The rGHpCre transgenic mice have also been crossbred to mice carrying a loxP-modified Lepr allele (Leprfl/fl, developed by Dr. Streamson C. Chua, Albert Einstein College of Medicine104) generating mice with somatotrope specific knockout of the Lepr87. Consistent with the stimulatory effect of leptin on GH release observed in primary pituitary cell cultures of a number of mammalian species86,88,89, including baboons (unpublished data), the loss of the Lepr was associated with a significant decrease in circulating GH levels and a reduction in the proportion of GH immunopositive cells. However the total pituitary cell number and gross pituitary morhphology was not altered, suggesting leptin regulates GH secretion in the adult, but not somatotrope development. Interestingly, the decline in GH did not impact early growth curves but did result in an increase in body weight later in life due to excess fat accumulation, with no significant change in lean mass, consistent with the impact of adult onset GH deficiency on body composition. These observations provide further evidence that the somatotrope plays an important role as a metabolic sensor, where hypothalamic signals are unable to compensate to normalize GH output. These results also indicate that leptin plays a role in informing the somatotrope of nutrient excess, where leptin-mediated maintainance of GH release could serve to keep excess fat accumulation in check.

Future directions

As loxP-modified models become available, the specific roles that systemic hormones and nutrients play in directly regulating somatotrope function and subsequent GH output, in the context of metabolic extremes, will be revealed. A similar strategy can be applied to understand the relative contribution of hypothalamic neurons (such as GHRH and SST) at sensing systemic metabolic changes and altering GH secretion, however this will require the development of mouse models with neuron-specific Cre-recombinase expression. This basic strategy can be refined to include models of inducible, tissue-specific Cre-recombinase expression, which will allow for temporal regulation of gene modification105,106 and avoid the potential confounding effects of early gene modification on cell-specific development. Since GH has profound effects on carbohydrate, lipid and protein metabolism107, use of the Cre/loxP system will greatly expand our understanding of the mechanisms by which changes in metabolic function alters GH output and will in turn aid in the understanding and treatment of metabolic diseases.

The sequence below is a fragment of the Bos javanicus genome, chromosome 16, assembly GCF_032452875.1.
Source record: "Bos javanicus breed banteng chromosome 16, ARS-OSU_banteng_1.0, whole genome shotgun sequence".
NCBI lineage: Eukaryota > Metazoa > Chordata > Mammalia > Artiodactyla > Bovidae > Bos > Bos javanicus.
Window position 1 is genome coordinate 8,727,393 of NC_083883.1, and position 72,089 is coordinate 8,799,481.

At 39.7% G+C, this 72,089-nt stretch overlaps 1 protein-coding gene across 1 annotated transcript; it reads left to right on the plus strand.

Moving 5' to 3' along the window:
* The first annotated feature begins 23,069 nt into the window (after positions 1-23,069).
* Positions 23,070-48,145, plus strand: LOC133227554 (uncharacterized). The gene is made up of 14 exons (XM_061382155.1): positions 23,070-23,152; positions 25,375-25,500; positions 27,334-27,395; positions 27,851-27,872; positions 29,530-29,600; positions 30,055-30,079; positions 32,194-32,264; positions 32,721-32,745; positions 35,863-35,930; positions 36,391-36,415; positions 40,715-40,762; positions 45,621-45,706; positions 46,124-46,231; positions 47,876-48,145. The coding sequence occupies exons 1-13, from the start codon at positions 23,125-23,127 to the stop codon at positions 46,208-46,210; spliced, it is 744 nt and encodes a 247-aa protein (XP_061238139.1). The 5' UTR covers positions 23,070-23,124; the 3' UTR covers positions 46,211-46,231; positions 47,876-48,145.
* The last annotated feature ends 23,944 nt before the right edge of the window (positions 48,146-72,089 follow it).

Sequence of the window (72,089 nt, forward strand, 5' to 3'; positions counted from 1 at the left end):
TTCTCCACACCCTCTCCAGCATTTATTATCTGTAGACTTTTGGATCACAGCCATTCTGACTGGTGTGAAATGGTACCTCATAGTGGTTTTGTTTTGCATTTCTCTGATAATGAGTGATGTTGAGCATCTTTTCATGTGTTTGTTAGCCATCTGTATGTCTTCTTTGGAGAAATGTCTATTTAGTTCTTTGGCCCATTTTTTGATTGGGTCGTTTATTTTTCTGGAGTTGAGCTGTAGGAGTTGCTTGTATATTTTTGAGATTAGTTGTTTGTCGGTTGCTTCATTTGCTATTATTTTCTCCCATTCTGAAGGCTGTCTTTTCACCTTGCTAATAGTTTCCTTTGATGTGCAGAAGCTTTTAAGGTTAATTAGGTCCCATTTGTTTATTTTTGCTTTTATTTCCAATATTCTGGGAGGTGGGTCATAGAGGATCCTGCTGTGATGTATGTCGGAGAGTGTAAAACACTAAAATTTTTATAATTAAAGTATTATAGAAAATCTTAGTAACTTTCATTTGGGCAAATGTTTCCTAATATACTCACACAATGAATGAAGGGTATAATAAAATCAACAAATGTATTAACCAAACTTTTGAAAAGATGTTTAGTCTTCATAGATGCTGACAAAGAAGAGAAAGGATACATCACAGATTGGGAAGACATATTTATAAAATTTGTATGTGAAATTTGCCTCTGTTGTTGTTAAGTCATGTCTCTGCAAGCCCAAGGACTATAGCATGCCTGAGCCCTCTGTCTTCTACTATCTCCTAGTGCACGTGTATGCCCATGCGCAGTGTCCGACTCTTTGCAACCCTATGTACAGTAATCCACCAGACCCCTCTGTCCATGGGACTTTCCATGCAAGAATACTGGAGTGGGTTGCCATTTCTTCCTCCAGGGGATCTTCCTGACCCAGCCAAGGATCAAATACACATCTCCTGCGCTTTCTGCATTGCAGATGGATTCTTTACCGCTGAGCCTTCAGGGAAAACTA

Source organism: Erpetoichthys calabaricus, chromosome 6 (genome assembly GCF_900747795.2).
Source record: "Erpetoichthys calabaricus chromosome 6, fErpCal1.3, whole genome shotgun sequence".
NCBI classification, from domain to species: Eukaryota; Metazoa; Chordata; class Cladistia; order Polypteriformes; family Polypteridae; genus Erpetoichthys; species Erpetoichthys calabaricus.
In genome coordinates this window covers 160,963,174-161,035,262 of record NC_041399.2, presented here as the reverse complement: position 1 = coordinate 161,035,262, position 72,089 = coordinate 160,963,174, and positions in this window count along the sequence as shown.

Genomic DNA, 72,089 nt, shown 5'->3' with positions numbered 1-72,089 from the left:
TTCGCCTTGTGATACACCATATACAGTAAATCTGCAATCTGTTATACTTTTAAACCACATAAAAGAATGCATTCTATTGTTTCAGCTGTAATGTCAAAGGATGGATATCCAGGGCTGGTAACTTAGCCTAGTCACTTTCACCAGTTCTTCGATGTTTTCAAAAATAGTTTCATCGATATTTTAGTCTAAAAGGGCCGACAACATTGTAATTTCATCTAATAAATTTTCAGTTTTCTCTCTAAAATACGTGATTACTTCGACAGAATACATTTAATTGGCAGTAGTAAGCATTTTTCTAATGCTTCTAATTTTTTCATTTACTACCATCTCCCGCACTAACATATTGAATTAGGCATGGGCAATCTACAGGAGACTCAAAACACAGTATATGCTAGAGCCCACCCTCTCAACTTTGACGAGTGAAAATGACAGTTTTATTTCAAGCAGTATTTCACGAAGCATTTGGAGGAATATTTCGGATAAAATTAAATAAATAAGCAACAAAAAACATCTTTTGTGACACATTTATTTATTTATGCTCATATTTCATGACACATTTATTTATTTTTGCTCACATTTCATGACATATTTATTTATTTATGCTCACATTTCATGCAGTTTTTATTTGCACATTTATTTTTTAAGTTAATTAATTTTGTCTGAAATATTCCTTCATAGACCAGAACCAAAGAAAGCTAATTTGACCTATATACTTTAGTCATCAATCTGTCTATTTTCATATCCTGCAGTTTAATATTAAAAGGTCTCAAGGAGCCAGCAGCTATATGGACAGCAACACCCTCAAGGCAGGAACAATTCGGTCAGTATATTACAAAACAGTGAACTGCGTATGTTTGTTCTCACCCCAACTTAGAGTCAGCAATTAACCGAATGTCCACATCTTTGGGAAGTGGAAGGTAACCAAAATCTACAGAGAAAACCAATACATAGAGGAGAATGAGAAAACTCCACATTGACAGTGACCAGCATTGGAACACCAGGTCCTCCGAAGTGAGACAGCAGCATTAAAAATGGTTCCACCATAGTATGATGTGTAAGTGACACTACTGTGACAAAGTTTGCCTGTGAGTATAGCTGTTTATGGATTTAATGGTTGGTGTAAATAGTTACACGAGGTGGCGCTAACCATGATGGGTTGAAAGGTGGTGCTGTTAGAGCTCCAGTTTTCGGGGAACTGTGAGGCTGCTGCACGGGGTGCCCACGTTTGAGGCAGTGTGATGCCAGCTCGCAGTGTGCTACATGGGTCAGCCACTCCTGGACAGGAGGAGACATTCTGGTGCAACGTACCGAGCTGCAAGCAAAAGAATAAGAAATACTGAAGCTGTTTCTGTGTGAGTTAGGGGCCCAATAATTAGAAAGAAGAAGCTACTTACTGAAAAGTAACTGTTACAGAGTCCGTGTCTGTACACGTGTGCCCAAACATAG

Grants: The original work conducted by our laboratory and discussed throughout this review was supported by the “Programa Ramon y Cajal del Ministerio de Educación y Ciencia (RYC-2007-00186) and the BFU2008-01136/BFI grant (to RML), Spain” (to RML), FI06/00804 (to JCC), R03 HD059066, 1R01HD059056 and core facilities funded by NCRR P20 RR020146 and P30 NS047546 (to GVC), and grants from the University of Illinois at Chicago Campus Research Board, Veterans Affairs Merit Award and R01DK030677 (to RDK).